It’s fairly easy to control the speed so you don’t go too fast if you don’t want to, and on some of the hills you might need to run with the huskies, so it really feels like team work. Most dog sledding tours in Norway will provide snowsuits, gloves, and boots, so even if you do take a spill in the snow (which I promise doesn’t hurt at all) you won’t freeze.
The best time to go dog sledding in Norway
For best chances of snow I would do this in January, February, or March, but sometimes there will be enough snow on the ground in November and December for husky sledding. And then if there isn’t enough snow, some companies will take out carts with wheels instead.
Now, if you’re planning on going dog sledding in Northern Norway, you may be wondering how we do this all in the dark, as the sun doesn’t rise over most of Northern Norway from the November until January or even February.
If you’ll be in Svalbard in December, it will be dark 24/7, so you will have to go dog sledding in the dark. But it’s actually quite fun! You’ll get a head lamp so you can see, and the dogs know the tracks well, so they already know where to run. Plus if you go dogsledding at night, there’s also a chance to see the northern lights!
But if you’re visiting mainland Norway, even in December there will be three or four hours of twilight during the day, when the sun approaches the horizon (but doesn’t actually rise).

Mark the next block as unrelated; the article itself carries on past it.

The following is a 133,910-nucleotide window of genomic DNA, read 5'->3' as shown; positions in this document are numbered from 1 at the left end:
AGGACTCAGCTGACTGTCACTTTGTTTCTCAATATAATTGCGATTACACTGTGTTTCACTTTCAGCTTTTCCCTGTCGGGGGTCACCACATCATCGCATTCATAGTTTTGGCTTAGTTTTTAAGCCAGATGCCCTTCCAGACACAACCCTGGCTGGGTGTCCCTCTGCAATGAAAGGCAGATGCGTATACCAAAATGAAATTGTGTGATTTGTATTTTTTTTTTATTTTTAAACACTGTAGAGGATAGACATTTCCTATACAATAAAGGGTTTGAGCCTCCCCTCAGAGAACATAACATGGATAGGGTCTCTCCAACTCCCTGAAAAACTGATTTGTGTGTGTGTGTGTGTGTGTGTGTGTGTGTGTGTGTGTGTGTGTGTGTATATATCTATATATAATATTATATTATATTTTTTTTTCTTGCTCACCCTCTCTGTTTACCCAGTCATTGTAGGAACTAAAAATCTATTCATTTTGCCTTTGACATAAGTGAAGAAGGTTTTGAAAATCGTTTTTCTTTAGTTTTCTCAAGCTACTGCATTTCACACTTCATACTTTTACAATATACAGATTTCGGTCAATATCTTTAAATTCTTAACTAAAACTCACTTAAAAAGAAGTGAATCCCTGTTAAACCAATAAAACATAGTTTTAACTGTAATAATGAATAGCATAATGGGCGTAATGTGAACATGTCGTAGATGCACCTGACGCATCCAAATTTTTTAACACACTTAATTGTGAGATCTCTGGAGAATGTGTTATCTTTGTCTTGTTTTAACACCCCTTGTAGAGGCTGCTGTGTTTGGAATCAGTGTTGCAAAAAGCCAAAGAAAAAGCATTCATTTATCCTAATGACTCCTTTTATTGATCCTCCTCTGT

Dog sledding in Tromsø
I’d argue the easiest place to go dog sledding in Norway is Tromsø. Tromsø is far enough north that it gets plenty of snow in the winter, it’s a great place to see the northern lights as well, and it’s set up to receive lots of tourists. There are lots of dog sledding tours in Tromsø, and all of them include a transfer from the city center, so there’s no need to rent a car. I would say that the only other place that is this easy to go dog sledding in Norway is Svalbard, and Tromsø is easier to get to than Svalbard.
I lived in Tromsø for two years, and I had friends who worked at the Tromsø Wilderness Center, as well as friends who adopted retired huskies from the Wilderness Center. So it’s no surprise that my top recommendation for dog sledding in Tromsø is the Tromsø Wilderness Center!